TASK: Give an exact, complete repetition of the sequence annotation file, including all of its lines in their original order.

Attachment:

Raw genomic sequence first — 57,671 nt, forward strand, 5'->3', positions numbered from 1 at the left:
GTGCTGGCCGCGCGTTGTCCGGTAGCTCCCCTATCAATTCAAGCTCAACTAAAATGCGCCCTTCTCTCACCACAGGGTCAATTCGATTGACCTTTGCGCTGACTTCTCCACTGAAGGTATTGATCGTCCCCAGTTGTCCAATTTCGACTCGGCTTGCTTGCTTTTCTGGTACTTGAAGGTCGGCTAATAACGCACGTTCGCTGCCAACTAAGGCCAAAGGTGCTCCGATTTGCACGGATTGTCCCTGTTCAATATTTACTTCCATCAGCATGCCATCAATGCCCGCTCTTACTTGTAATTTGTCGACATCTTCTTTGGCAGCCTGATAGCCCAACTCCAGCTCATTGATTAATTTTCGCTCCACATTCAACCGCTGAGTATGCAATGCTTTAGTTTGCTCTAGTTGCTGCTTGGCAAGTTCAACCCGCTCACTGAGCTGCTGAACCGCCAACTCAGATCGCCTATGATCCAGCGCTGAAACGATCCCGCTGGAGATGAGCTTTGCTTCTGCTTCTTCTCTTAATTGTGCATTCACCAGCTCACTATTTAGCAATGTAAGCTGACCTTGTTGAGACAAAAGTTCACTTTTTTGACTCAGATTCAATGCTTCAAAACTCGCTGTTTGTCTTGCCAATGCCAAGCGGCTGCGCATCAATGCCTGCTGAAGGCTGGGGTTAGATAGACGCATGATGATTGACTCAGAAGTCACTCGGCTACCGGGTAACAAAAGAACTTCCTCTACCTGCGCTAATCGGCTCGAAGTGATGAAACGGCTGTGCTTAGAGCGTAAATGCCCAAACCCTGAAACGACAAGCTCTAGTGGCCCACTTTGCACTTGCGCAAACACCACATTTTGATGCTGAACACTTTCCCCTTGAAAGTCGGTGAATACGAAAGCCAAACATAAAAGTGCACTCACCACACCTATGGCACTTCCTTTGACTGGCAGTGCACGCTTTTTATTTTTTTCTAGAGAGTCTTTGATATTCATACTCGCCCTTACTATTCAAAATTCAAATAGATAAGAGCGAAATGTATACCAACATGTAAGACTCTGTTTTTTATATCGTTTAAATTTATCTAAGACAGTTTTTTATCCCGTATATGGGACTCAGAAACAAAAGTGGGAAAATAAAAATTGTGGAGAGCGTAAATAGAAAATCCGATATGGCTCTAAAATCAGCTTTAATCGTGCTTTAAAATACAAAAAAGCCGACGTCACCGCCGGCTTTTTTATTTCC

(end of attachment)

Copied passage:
Raw genomic sequence first — 57,671 nt, forward strand, 5'->3', positions numbered from 1 at the left:
GTGCTGGCCGCGCGTTGTCCGGTAGCTCCCCTATCAATTCAAGCTCAACTAAAATGCGCCCTTCTCTCACCACAGGGTCAATTCGATTGACCTTTGCGCTGACTTCTCCACTGAAGGTATTGATCGTCCCCAGTTGTCCAATTTCGACTCGGCTTGCTTGCTTTTCTGGTACTTGAAGGTCGGCTAATAACGCACGTTCGCTGCCAACTAAGGCCAAAGGTGCTCCGATTTGCACGGATTGTCCCTGTTCAATATTTACTTCCATCAGCATGCCATCAATGCCCGCTCTTACTTGTAATTTGTCGACATCTTCTTTGGCAGCCTGATAGCCCAACTCCAGCTCATTGATTAATTTTCGCTCCACATTCAACCGCTGAGTATGCAATGCTTTAGTTTGCTCTAGTTGCTGCTTGGCAAGTTCAACCCGCTCACTGAGCTGCTGAACCGCCAACTCAGATCGCCTATGATCCAGCGCTGAAACGATCCCGCTGGAGATGAGCTTTGCTTCTGCTTCTTCTCTTAATTGTGCATTCACCAGCTCACTATTTAGCAATGTAAGCTGACCTTGTTGAGACAAAAGTTCACTTTTTTGACTCAGATTCAATGCTTCAAAACTCGCTGTTTGTCTTGCCAATGCCAAGCGGCTGCGCATCAATGCCTGCTGAAGGCTGGGGTTAGATAGACGCATGATGATTGACTCAGAAGTCACTCGGCTACCGGGTAACAAAAGAACTTCCTCTACCTGCGCTAATCGGCTCGAAGTGATGAAACGGCTGTGCTTAGAGCGTAAATGCCCAAACCCTGAAACGACAAGCTCTAGTGGCCCACTTTGCACTTGCGCAAACACCACATTTTGATGCTGAACACTTTCCCCTTGAAAGTCGGTGAATACGAAAGCCAAACATAAAAGTGCACTCACCACACCTATGGCACTTCCTTTGACTGGCAGTGCACGCTTTTTATTTTTTTCTAGAGAGTCTTTGATATTCATACTCGCCCTTACTATTCAAAATTCAAATAGATAAGAGCGAAATGTATACCAACATGTAAGACTCTGTTTTTTATATCGTTTAAATTTATCTAAGACAGTTTTTTATCCCGTATATGGGACTCAGAAACAAAAGTGGGAAAATAAAAATTGTGGAGAGCGTAAATAGAAAATCCGATATGGCTCTAAAATCAGCTTTAATCGTGCTTTAAAATACAAAAAAGCCGACGTCACCGCCGGCTTTTTTATTTCC